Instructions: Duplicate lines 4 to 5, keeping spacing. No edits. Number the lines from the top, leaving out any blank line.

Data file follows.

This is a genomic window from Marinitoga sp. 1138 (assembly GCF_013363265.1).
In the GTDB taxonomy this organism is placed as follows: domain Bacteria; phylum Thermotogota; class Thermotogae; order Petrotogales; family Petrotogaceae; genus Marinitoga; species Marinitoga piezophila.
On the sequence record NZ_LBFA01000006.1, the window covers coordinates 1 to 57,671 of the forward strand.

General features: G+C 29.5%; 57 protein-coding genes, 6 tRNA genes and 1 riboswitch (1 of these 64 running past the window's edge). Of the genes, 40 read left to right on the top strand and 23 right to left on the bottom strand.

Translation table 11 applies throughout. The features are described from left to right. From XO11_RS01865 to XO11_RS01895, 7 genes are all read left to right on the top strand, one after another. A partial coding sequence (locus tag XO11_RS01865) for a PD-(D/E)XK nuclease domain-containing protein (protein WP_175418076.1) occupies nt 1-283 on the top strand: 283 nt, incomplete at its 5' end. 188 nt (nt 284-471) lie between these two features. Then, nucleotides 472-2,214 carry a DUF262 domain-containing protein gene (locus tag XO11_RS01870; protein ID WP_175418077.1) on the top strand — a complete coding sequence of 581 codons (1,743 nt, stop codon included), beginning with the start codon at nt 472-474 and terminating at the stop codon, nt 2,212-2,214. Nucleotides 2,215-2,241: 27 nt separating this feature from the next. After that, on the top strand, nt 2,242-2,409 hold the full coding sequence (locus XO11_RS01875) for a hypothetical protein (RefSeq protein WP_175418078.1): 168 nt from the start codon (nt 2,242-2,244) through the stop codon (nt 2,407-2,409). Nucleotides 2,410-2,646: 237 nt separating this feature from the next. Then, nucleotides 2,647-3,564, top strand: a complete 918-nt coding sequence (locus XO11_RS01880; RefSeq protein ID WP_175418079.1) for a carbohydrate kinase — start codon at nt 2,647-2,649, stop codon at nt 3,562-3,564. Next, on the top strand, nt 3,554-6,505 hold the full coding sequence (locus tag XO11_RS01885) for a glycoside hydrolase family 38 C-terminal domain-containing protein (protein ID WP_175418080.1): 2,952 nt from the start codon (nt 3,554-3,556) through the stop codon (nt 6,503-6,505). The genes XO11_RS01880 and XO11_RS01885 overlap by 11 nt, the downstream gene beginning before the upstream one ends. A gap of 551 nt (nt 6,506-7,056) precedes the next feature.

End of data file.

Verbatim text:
General features: G+C 29.5%; 57 protein-coding genes, 6 tRNA genes and 1 riboswitch (1 of these 64 running past the window's edge). Of the genes, 40 read left to right on the top strand and 23 right to left on the bottom strand.

Translation table 11 applies throughout. The features are described from left to right. From XO11_RS01865 to XO11_RS01895, 7 genes are all read left to right on the top strand, one after another. A partial coding sequence (locus tag XO11_RS01865) for a PD-(D/E)XK nuclease domain-containing protein (protein WP_175418076.1) occupies nt 1-283 on the top strand: 283 nt, incomplete at its 5' end. 188 nt (nt 284-471) lie between these two features. Then, nucleotides 472-2,214 carry a DUF262 domain-containing protein gene (locus tag XO11_RS01870; protein ID WP_175418077.1) on the top strand — a complete coding sequence of 581 codons (1,743 nt, stop codon included), beginning with the start codon at nt 472-474 and terminating at the stop codon, nt 2,212-2,214. Nucleotides 2,215-2,241: 27 nt separating this feature from the next. After that, on the top strand, nt 2,242-2,409 hold the full coding sequence (locus XO11_RS01875) for a hypothetical protein (RefSeq protein WP_175418078.1): 168 nt from the start codon (nt 2,242-2,244) through the stop codon (nt 2,407-2,409). Nucleotides 2,410-2,646: 237 nt separating this feature from the next. Then, nucleotides 2,647-3,564, top strand: a complete 918-nt coding sequence (locus XO11_RS01880; RefSeq protein ID WP_175418079.1) for a carbohydrate kinase — start codon at nt 2,647-2,649, stop codon at nt 3,562-3,564. Next, on the top strand, nt 3,554-6,505 hold the full coding sequence (locus tag XO11_RS01885) for a glycoside hydrolase family 38 C-terminal domain-containing protein (protein ID WP_175418080.1): 2,952 nt from the start codon (nt 3,554-3,556) through the stop codon (nt 6,503-6,505). The genes XO11_RS01880 and XO11_RS01885 overlap by 11 nt, the downstream gene beginning before the upstream one ends. A gap of 551 nt (nt 6,506-7,056) precedes the next feature.